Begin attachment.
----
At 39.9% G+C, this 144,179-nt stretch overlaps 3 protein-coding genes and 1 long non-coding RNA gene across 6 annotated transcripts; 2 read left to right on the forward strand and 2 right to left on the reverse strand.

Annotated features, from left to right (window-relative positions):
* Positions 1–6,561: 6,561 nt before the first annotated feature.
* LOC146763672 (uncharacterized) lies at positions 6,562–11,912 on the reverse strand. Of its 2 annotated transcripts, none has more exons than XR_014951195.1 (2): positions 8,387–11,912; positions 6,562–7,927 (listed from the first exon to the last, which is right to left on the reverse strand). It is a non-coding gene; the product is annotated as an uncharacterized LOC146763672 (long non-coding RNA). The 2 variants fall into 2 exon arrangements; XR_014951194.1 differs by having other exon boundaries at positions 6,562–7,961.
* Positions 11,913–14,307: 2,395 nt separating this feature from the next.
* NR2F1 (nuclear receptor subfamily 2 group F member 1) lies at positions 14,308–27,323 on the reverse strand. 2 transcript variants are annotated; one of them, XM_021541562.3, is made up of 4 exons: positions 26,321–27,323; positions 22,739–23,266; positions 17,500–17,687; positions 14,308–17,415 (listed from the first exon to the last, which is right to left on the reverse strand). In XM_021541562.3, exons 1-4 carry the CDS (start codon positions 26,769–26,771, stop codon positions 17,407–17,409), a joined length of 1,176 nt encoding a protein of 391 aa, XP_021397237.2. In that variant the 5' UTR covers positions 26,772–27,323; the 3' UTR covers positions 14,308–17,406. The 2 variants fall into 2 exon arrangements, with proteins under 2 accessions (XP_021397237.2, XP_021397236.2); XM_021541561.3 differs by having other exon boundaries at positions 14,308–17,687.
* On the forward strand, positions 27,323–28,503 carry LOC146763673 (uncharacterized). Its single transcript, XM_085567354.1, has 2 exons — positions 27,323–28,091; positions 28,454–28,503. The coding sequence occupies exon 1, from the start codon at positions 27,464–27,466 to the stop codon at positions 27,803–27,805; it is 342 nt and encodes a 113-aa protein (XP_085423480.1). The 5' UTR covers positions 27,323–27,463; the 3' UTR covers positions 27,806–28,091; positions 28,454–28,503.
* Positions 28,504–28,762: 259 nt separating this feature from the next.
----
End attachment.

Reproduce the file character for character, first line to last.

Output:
At 39.9% G+C, this 144,179-nt stretch overlaps 3 protein-coding genes and 1 long non-coding RNA gene across 6 annotated transcripts; 2 read left to right on the forward strand and 2 right to left on the reverse strand.

Annotated features, from left to right (window-relative positions):
* Positions 1–6,561: 6,561 nt before the first annotated feature.
* LOC146763672 (uncharacterized) lies at positions 6,562–11,912 on the reverse strand. Of its 2 annotated transcripts, none has more exons than XR_014951195.1 (2): positions 8,387–11,912; positions 6,562–7,927 (listed from the first exon to the last, which is right to left on the reverse strand). It is a non-coding gene; the product is annotated as an uncharacterized LOC146763672 (long non-coding RNA). The 2 variants fall into 2 exon arrangements; XR_014951194.1 differs by having other exon boundaries at positions 6,562–7,961.
* Positions 11,913–14,307: 2,395 nt separating this feature from the next.
* NR2F1 (nuclear receptor subfamily 2 group F member 1) lies at positions 14,308–27,323 on the reverse strand. 2 transcript variants are annotated; one of them, XM_021541562.3, is made up of 4 exons: positions 26,321–27,323; positions 22,739–23,266; positions 17,500–17,687; positions 14,308–17,415 (listed from the first exon to the last, which is right to left on the reverse strand). In XM_021541562.3, exons 1-4 carry the CDS (start codon positions 26,769–26,771, stop codon positions 17,407–17,409), a joined length of 1,176 nt encoding a protein of 391 aa, XP_021397237.2. In that variant the 5' UTR covers positions 26,772–27,323; the 3' UTR covers positions 14,308–17,406. The 2 variants fall into 2 exon arrangements, with proteins under 2 accessions (XP_021397237.2, XP_021397236.2); XM_021541561.3 differs by having other exon boundaries at positions 14,308–17,687.
* On the forward strand, positions 27,323–28,503 carry LOC146763673 (uncharacterized). Its single transcript, XM_085567354.1, has 2 exons — positions 27,323–28,091; positions 28,454–28,503. The coding sequence occupies exon 1, from the start codon at positions 27,464–27,466 to the stop codon at positions 27,803–27,805; it is 342 nt and encodes a 113-aa protein (XP_085423480.1). The 5' UTR covers positions 27,323–27,463; the 3' UTR covers positions 27,806–28,091; positions 28,454–28,503.
* Positions 28,504–28,762: 259 nt separating this feature from the next.